Passing the smell test

April 6, 2020


 The other day after returning from a jog, Carol observed, “You know, Reid, you sweat a lot, but you don’t stink.” The alarm bells sounded immediately. Loss of smell can signal the onset of coronavirus. But later that day she noted, “I think they’re cooking fish next door.” I hate the smell of fish, but I can’t express how happy the neighbors made me feel they were smelling up the neighborhood, and that Carol could tell.

Another indicator, they say, is a loss of the sense of taste. The problem for me is that I tend to Dyson my food, most times deciding what tastes good by what it is. Hamburgers, french fries, spaghetti and meatballs all taste good, mostly because I can see what they are while I’m eating them. So far, all of those things still look like they’ll taste good when I set them down in front of me.

The other possible indications of coronavirus are a dry cough and sneezing. My everyday cough is dry and I sneeze often. In fact, I occasionally experience a sneeze-o-rama, where I’ll go on and on for minutes. It comes out of nowhere and returns there. But in this age of pandemic, even my everyday cough and, especially that sneeze-o-rama, are cause for worry. And all this is suddenly piling on to my normal daily routine of worrying about the onset of Alzheimer’s.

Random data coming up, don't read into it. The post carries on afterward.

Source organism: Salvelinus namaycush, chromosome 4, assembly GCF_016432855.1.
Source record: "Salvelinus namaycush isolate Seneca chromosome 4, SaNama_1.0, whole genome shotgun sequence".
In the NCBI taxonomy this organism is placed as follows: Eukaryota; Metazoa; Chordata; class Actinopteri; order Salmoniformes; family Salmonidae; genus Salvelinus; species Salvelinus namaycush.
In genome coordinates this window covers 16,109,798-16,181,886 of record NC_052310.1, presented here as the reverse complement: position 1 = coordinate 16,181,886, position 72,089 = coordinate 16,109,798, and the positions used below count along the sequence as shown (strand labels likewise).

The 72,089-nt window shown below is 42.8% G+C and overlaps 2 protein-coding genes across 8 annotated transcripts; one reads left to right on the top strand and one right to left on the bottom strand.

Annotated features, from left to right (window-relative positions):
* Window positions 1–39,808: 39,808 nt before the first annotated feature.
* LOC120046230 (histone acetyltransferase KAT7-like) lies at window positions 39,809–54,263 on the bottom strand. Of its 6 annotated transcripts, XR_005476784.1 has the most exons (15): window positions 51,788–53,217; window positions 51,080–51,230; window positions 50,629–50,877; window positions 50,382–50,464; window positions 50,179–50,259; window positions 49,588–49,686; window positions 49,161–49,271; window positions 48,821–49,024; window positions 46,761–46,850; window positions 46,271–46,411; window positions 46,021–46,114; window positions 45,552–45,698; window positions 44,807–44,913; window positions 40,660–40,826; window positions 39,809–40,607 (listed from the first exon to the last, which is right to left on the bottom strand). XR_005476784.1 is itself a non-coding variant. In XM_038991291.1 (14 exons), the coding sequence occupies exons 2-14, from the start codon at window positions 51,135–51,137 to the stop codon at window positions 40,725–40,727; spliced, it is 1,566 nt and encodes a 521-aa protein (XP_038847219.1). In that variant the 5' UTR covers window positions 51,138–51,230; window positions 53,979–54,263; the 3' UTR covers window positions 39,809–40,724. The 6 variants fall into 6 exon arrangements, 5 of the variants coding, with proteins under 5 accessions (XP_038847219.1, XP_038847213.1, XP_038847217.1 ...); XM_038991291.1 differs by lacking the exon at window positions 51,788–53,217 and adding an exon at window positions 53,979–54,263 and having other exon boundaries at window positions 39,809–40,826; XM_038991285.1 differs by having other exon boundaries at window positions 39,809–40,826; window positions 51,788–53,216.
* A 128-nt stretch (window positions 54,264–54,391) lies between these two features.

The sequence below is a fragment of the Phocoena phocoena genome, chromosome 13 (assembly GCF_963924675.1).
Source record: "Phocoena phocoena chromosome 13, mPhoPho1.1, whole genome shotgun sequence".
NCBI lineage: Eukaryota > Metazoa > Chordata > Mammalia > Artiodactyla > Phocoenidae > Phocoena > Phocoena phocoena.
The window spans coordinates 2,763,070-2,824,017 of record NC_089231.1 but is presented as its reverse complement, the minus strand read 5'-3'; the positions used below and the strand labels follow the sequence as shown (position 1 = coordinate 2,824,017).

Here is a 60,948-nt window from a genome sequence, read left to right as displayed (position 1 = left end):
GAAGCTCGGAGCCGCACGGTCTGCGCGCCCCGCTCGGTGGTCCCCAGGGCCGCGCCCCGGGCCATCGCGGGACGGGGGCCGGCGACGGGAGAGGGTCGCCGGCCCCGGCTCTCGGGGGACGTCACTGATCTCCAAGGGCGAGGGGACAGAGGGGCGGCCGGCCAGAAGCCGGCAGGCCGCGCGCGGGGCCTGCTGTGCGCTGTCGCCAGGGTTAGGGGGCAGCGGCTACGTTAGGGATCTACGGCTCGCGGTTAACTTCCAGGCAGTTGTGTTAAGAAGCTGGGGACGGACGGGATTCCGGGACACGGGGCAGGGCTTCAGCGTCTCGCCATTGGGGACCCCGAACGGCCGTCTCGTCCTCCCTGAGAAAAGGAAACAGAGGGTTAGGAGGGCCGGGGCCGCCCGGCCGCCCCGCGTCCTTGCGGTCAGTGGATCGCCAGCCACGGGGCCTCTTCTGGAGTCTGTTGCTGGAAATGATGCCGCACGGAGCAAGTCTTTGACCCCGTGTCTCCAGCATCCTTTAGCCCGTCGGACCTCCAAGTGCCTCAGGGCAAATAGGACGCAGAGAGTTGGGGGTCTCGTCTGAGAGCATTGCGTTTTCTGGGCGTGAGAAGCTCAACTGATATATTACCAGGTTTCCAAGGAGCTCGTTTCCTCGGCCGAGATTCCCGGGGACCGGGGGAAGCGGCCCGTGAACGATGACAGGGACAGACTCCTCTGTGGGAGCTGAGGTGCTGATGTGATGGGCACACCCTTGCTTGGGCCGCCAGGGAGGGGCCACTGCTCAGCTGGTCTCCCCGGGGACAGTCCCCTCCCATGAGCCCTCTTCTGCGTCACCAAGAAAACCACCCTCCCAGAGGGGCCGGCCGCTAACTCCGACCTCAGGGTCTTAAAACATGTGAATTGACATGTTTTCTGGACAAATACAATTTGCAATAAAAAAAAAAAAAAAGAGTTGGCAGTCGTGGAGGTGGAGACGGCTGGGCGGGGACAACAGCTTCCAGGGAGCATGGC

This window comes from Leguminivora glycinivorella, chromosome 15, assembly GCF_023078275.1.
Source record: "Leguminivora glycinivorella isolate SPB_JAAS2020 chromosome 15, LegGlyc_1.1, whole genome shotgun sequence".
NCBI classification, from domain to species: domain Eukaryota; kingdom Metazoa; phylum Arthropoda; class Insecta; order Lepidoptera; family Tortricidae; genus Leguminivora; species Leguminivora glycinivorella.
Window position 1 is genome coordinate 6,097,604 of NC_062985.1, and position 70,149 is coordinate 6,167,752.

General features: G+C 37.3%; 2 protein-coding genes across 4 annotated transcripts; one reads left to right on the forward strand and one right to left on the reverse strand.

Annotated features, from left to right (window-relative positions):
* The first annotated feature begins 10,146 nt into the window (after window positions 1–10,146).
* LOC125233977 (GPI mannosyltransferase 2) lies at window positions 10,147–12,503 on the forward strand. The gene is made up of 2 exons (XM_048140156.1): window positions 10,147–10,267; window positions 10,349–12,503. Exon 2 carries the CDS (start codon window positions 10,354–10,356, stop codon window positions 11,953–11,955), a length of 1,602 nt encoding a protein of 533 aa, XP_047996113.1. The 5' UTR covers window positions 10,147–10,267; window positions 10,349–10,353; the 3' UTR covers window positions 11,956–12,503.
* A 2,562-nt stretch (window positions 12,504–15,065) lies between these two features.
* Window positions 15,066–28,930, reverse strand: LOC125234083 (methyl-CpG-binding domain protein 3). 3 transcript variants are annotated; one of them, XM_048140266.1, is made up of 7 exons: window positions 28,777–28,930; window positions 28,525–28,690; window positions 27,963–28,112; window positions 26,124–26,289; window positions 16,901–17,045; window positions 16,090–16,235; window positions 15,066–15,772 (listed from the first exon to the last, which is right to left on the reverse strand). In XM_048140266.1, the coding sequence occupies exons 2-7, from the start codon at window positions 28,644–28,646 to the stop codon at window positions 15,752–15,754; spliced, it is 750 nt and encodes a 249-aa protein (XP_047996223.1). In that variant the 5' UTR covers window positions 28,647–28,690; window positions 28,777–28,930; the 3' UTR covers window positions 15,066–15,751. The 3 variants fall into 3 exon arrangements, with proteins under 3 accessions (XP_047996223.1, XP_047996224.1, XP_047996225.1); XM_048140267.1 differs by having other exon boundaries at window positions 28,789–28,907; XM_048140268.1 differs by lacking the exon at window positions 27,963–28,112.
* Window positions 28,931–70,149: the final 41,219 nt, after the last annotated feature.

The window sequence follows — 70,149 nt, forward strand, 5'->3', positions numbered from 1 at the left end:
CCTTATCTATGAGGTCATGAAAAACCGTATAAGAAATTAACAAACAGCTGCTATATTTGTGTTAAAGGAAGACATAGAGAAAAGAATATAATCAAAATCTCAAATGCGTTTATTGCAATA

“all I know is that when I exclaim “Glasses!” when I imagine myself googling something , and “Baby kangaroos!” when  I imagine myself in the middle of a room, it means I don’t have Alzheimer’s.”

At least in my Alzheimer’s monitoring, I’ve developed over the years measures that help me identify memory loss that represents my everyday memory loss from the kind that might require what I’ve come to call the need for The Test.

When I walk into a room and can’t remember why, I stand perfectly still and wait (careful that Carol doesn’t see me). It’s the same approach I take when I go to Google something and forget what it was I was googling. When that happens, I think of myself walking into a room and forgetting why. That’s usually all it takes to help me remember what I was googling. Similarly, I’ve found when I’m in the middle of a room, I think of something to google, and I usually remember the reason I went into the room. I don’t know why it works that way; all I know is that when I exclaim “Glasses!” when I imagine myself googling something , and “Baby kangaroos!” when  I imagine myself in the middle of a room, it means I don’t have Alzheimer’s. Yet, anyway.

So what needs to be done is to develop similar ways to determine whether or not my everyday cough and sneeze-o-rama are not related to coronavirus. That means coming up with tests for smell and taste that will reassure Carol and me that our coughs and sneezes are okay.

The taste test is easy. All Carol has to do is boil brussel sprouts or cabbage for dinner, and I’ll know in an instant if my taste sense is normal.

I know I can’t depend on our neighbors to make fish everyday, but I think I have a pretty good test coming up for our sense of smell. I’m making red beans and rice for dinner tonight.

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